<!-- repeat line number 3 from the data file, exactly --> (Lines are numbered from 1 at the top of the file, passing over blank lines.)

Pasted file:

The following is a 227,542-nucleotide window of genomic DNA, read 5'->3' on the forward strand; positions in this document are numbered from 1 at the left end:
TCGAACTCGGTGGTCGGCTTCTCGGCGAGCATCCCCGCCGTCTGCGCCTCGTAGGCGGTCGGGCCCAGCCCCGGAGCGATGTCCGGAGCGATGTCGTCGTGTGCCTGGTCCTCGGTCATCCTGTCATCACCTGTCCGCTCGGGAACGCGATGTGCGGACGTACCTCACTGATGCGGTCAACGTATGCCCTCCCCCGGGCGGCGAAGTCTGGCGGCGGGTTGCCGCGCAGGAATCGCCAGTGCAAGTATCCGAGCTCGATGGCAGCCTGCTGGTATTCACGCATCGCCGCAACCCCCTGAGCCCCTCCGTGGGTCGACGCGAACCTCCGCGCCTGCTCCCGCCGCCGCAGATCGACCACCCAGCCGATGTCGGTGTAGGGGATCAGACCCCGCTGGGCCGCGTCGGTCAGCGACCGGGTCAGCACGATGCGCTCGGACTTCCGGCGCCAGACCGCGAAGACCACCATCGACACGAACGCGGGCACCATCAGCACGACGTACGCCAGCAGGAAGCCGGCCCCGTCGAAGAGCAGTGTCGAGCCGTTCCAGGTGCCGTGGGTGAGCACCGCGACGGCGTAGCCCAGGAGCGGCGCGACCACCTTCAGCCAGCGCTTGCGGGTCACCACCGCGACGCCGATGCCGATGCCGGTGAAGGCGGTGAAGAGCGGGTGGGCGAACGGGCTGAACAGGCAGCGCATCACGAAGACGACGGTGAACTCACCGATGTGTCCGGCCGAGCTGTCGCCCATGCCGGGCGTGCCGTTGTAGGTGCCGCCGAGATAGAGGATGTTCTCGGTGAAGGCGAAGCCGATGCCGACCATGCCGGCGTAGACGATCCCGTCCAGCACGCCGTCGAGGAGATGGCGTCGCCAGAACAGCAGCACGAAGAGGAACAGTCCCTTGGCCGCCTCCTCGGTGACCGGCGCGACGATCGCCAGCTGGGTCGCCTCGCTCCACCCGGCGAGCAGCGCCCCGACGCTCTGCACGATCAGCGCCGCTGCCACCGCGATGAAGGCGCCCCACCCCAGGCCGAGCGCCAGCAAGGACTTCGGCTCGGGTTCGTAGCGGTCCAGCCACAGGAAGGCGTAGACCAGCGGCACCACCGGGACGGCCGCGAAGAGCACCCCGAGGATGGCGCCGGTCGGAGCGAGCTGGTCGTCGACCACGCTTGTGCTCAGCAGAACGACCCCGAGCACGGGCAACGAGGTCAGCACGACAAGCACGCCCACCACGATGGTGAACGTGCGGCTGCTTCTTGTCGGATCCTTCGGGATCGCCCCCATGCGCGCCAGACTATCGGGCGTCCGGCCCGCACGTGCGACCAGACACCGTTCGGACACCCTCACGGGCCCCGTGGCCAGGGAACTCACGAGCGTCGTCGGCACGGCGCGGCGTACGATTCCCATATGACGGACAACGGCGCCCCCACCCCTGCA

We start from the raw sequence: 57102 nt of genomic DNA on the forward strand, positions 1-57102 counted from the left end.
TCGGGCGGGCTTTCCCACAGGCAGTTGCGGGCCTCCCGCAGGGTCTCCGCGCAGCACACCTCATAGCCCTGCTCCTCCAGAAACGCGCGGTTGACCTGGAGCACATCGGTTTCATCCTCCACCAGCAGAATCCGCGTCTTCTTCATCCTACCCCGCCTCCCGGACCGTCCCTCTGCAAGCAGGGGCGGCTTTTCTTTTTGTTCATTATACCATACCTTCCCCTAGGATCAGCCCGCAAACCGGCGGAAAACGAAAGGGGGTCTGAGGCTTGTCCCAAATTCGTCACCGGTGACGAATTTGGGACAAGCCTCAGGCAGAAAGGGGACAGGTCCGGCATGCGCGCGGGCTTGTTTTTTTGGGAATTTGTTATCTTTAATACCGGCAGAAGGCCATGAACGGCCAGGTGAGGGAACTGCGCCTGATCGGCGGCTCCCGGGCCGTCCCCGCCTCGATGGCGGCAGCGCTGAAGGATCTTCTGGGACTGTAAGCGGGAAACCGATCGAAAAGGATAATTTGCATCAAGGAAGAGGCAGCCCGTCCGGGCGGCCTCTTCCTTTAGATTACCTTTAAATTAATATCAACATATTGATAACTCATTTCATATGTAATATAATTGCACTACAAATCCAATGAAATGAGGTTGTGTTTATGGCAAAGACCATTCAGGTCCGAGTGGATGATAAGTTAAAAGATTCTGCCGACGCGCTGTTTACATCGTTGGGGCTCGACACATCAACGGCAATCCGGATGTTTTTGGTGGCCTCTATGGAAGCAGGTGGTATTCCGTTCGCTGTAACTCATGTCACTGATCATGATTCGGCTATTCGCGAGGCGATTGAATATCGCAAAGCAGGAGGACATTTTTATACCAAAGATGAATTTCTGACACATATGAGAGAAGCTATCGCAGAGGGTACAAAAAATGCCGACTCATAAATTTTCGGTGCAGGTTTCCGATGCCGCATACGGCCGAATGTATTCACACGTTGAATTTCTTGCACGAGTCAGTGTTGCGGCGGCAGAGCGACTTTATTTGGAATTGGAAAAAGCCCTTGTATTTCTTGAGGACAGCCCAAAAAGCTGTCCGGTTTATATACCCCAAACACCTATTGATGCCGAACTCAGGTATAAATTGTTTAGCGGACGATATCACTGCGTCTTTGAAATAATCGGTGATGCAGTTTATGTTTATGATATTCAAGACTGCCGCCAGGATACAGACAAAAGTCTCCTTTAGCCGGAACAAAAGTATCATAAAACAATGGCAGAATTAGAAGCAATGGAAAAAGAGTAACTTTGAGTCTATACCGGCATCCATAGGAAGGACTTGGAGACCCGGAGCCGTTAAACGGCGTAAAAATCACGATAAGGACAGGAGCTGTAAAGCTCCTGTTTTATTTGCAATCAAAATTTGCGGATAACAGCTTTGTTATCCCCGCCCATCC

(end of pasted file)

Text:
We start from the raw sequence: 57102 nt of genomic DNA on the forward strand, positions 1-57102 counted from the left end.